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A Meditation On The Incarnation Of Christ, Sermons On The Life And
Passion Of Our Lord And Of Hearing And Speaking Good Words. -Thomas A Kempis

THE light is come into the world. Aid me, I almighty Father, that according to the desire of my heart, as I meditate I on the solemnity of to-day’s festival of Thy most beloved Son, our Lord Jesus Christ, some sweet and devout matter may come to me to bestir my sloth to devotion and giving of thanks. Enlighten my heart with the invisible light of Thy wisdom; Who didst make this most sacred night to shine with the dawn of the true light: and hast ordained that this day be solemnized with festive joys.

For nothing shall be pleasant or joyous to me: unless Thou Thyself first enlighten my mind; so that at rest from all disturbance of vice: it may be rapt in the contemplation of so great a celebration.

Happy festival on which both joy of mind is felt: and the soul invited by Thee is plentifully refreshed with spiritual banquets. For it is no feast to me: save it be in the heart. But indeed it is often celebrated outwardly on that account: that it may be the more joyously and gratefully solemnized within. For outward festivities are an encouragement to internal feasting: and a certain presage of eternal joys.

When therefore my interior man concords well and rejoices with the outward festivity; I seem to have now not a single but a double feast: for what is wrought without, is the more holily possessed within. It is also a double major feast: it is even a solemn. Which things the spiritual and devout soul better understands: that is wont to celebrate such feasts in spirit and in truth. FOR THE SPIRITUAL MAN JUDGES ALL THINGS. And how much one feast of the heart differs from another, and excels by a particular gladness: she, to whom Jesus deigns to come and TO MANIFEST HIMSELF ON THE FESTIVAL, knows well, taught by sweet experience. For He it is of Whom the chief festivals are solemnized: and happy she to whom He comes, and allows Himself to be seen with joy. But I think that the soul is not always drawn to God with one and the same affection of devotion, nor always visited by her Beloved in the same manner. And so, according to the lesser and the more sublime visitations, the diversity of festivals may not inaptly be distinguished; so that now it is a double feast in the soul: when according to the prophet David heart and flesh together rejoice in the living God; when so great a joy is felt poured into the heart, that it is necessary to express the same by exterior voice and gesture: and it becomes delightful to praise God devoutly in hymns and canticles. But then a double major is kept; when so great is the inebriation of the interior man, and the gladness of the exterior sensitive man: that human weakness for the heat of love cannot contain and endure it: but neither by any symbols of words can be expressed: what things the soul, visited by God, experiences wrought within her on such a feast. THEY ARE RATHER TO BE CONCEALED BY SILENCE: if ever any such are granted of God to be experienced.

But she secretly discourses of these things with God alone: Who understands her better in her silence and without words. FOR THEN IT BEHOVES EVERY CREATURE TO BE SILENT: WHEN GOD SPEAKS to a soul above natural understanding. AND THEN IS SHE BEST INSTRUCTED: WHEN THUS HER SPEECH IS WITH GOD ALONE. O teacher, truth: how speedily and perfectly is he imbued, to whom Thou dost manifest Thyself. On this feast the altar pieces are uncovered and the relics of the saints are exposed: for to this loving soul the hidden things of scripture are revealed: and the secrets of the heavenly fatherland, the state of the saints, and the eternal rewards are made known by way of special consolation.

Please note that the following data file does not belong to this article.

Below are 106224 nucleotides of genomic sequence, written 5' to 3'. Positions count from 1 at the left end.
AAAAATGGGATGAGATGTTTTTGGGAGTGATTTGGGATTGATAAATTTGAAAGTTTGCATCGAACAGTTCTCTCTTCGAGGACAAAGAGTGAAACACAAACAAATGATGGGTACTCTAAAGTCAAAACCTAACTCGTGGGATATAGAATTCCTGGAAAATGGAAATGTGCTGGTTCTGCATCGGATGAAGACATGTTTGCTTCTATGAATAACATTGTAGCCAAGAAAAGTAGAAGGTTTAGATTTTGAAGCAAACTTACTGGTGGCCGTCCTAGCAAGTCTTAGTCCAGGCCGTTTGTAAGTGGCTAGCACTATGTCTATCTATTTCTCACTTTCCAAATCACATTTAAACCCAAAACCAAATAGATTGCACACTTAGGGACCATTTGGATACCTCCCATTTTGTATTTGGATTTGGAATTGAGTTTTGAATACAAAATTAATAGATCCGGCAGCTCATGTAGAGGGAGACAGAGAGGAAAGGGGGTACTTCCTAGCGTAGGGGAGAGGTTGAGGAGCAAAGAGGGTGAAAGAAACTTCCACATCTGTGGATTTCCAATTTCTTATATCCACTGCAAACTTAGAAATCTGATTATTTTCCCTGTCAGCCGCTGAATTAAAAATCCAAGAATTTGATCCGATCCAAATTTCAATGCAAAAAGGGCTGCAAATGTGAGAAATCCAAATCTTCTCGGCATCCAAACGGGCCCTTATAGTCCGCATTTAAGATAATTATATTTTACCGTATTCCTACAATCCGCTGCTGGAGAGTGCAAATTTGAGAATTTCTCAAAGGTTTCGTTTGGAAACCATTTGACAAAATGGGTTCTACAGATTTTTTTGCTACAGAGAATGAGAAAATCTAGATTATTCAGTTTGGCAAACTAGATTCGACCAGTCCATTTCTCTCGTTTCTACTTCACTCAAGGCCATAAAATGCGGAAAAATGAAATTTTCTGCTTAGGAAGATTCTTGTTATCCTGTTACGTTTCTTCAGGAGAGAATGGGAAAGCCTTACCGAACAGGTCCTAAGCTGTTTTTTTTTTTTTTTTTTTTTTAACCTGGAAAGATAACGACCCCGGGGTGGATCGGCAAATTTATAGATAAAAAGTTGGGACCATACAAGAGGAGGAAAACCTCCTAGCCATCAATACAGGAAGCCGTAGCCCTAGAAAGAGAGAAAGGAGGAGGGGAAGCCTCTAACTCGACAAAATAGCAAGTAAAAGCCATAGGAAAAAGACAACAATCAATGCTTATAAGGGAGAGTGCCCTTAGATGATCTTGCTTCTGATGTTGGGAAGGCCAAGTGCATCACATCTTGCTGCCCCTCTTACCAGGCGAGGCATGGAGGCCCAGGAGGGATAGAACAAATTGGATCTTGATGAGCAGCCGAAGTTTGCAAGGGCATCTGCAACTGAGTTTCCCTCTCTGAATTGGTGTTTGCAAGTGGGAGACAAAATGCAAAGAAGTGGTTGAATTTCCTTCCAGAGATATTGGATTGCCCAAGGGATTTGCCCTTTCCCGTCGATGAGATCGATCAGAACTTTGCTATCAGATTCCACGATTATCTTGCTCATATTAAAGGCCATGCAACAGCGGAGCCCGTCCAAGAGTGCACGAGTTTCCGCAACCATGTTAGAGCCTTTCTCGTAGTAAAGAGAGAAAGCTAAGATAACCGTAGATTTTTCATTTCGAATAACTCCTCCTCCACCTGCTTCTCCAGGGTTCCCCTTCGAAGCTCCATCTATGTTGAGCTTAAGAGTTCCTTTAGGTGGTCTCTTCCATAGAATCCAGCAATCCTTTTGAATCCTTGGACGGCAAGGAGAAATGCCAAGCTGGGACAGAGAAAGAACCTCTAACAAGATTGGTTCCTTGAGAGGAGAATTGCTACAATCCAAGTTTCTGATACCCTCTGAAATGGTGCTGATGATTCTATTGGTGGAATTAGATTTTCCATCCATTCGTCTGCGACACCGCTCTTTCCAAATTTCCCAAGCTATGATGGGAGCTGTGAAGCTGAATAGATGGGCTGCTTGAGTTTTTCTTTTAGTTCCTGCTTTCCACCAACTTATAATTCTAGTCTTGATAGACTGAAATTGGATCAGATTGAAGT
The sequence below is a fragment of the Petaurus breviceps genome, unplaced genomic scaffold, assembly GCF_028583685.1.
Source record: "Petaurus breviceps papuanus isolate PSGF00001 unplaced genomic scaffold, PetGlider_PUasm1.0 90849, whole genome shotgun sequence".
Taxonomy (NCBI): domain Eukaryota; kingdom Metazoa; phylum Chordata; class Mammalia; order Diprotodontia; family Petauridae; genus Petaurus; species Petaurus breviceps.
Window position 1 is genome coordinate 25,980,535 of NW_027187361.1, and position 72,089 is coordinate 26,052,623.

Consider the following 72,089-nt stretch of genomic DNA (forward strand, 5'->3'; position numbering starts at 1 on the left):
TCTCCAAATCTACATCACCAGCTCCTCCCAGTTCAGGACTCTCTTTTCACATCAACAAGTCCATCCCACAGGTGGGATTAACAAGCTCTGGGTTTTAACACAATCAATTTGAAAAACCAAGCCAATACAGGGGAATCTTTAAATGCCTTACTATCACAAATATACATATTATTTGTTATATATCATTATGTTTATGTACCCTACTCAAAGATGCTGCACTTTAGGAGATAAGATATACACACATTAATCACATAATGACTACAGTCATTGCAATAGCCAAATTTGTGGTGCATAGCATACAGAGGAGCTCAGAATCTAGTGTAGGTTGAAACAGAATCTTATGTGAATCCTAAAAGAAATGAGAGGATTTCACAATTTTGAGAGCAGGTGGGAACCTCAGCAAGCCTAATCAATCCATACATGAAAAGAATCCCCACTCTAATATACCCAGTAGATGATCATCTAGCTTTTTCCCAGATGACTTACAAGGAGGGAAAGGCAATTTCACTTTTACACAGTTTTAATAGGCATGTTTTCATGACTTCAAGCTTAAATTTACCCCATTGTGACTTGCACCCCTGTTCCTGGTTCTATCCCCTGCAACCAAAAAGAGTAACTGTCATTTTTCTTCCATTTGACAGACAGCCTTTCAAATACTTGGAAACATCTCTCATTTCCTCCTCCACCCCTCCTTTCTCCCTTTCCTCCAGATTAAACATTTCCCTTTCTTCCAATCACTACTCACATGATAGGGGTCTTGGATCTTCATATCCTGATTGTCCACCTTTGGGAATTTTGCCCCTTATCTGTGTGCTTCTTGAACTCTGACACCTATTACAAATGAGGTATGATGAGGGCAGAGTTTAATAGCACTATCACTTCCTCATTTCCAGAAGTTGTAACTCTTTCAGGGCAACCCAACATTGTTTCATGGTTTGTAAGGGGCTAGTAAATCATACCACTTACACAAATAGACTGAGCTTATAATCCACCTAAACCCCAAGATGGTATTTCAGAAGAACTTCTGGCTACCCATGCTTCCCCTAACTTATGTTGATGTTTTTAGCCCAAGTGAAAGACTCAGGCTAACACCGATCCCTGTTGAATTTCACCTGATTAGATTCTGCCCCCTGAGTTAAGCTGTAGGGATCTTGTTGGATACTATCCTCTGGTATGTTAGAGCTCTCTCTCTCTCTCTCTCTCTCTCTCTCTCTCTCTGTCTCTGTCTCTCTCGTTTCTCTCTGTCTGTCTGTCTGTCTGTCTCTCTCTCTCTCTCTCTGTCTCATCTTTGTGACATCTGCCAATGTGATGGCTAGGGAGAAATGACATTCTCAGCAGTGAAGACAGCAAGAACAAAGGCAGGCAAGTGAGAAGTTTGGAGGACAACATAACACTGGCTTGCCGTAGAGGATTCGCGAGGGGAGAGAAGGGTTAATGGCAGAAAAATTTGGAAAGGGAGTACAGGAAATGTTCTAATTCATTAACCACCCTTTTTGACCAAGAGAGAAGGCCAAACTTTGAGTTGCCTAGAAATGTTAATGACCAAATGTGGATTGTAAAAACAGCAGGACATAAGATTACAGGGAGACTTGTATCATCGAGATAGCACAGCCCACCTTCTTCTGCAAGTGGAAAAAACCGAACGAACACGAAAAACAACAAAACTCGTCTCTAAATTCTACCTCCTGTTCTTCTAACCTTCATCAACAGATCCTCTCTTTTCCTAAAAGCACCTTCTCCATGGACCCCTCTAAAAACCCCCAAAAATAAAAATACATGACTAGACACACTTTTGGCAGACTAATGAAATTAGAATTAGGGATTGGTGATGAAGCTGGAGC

O great and happy feast: whose celebration is granted not to all, but to a few. How far are these holy solemnities from the lovers of the world; who relish only earthly things: and look to outward things alone. To them appears foolish, and almost nothing: whatever is not resplendent with outward glitter. They usually wonder how the good can take leisure in God, and abstain from the pleasures of the flesh; for they know not how great comfort the spirit possesses within, and these experience: who for the love of God renounce all worldly delights. But such men live in ignorance and error: as pursue and love only visible things.

But when is a solemn festival of the soul celebrated? Would there were one to tell me and make me understand: if, however, that can be told which is so sublime and secret: as to be far removed from all previous standard. If ever then the soul resting in rapture of mind, FORGETFUL OF ALL THINGS PRESENT AND LIKEWISE OF HERSELF, abide mindful of God alone, and freed from all corporeal imagery pass into the abyss of the divine light, looking upon eternal things; what man would deny that she is celebrating a solemn feast, who, illumined by the rays of the eternal sun, stands so admirably raised above all things created? All this, however, seems to belong rather to the glory of eternal blessedness: than to the wretchedness of the present life. We possess therefore now rather the name and commemoration of a solemn feast than the real experience: because its perfect brightness is reserved for the saints in Heaven. O festival of festivals: where men and angels gathered together praise God three and one. O how solemnly they chant there, how sweetly they praise; where they have always present: clearly see, and joyously contemplate God. Indeed, from the thought of that rejoicing and perpetual solemnity of Heaven: I find all joyous festivity of the present time become discordant. Therefore towards that solemn and eternal festival, which for its greatness can neither be conceived nor expressed; the whole affection of our devotion should vehemently aspire and be incited: as often as feasts are solemnly celebrated on earth. Whence all our feasts are as it were prefaces to that eternal festivity: rather than to be named true festivals. Here, however, they commence in the light of faith: but there they are all perfected in the light of glory. For there is the praise of the angels, and the most sweet harmony of the holy souls: there in the Creator’s presence all rejoice in unison. But with us it is well: if at any time it is granted to experience a little thereof. Who would not be glad to be present among the hymning choirs of angels; where there is no discord of voices, no relaxing frivolity, no harassing occupation, no pressing need, no corrupting affection, no distracting imagination: no subject of disturbance, no occasion of temptation, no carelessness, no disorder, no toil, no weariness, no fatigue: but sovereign peace and tranquillity, supreme joy and honied sweetness, absolute concord and deifying brightness, full bliss and perfect security? O how brief and trifling is that which here we celebrate: how imperfect and wanting in splendour that which here we solemnize. For as long as we suffer the darkness of our own corruption, as long as we bear a mortal body: we scarcely grasp clearly anything of the light and the boundless spirit of immortality. For our celebration endures barely one night and day: SINCE OUR WEAKNESS CANNOT LONG PERSIST IN DEVOTION. And would that a greater part of the time were spent in spiritual melodies: and less were given to outward celebrations. If the truth be considered, it is clearly evident, that our festivals here are imperfect, however sublime our chant or music; however much interiorly we rejoice or praise: for speedily the present joy is lessened by divers hindrances. However this is not very wonderful, seeing that we are strangers and pilgrims upon earth; and that the whole time of our journeying is suited rather to struggle than to rejoicing: and that the celebration of feasts belongs rather to the citizens of Heaven than to the exile sons of Eve. But lest we be cast down and harassed by our miseries, and become forgetful of the divine blessings: the eternal wisdom of God has provided, and holy mother Church has ordained; that in the desire of the soul each year the festivals of Christ and His saints be solemnized: in order that devotion may be aroused, faith strengthened, charity increased. For so much the more devoutly does one celebrate the feasts, and the more worthily honour God in His saints: the more he makes progress in the spirit, and the more utterly he gives himself to the love of eternity. For therefore came the Light into the world to show us the way to Heaven: to enkindle our heart to the love of Itself, and draw us away from all earthly things; to give us the light of wisdom, and chase away the darkness of ignorance: to make us together with Itself sharers of the kingdom, children of grace, and coheirs of eternal glory. O glorious Light born of the Father: O bright Wisdom of God, brought forth of a virgin this night: grant me devoutly and worthily to tender Thee thanks; grant me to sing aloud to Thy name, reverently bow, humbly kneel, worshipfully adore: and with the holy angels solemnly to chant to Thee, “Glory in the highest.” For praise and honour befit Thee, O Lord; Who didst deign to be incarnate for our salvation. Amen.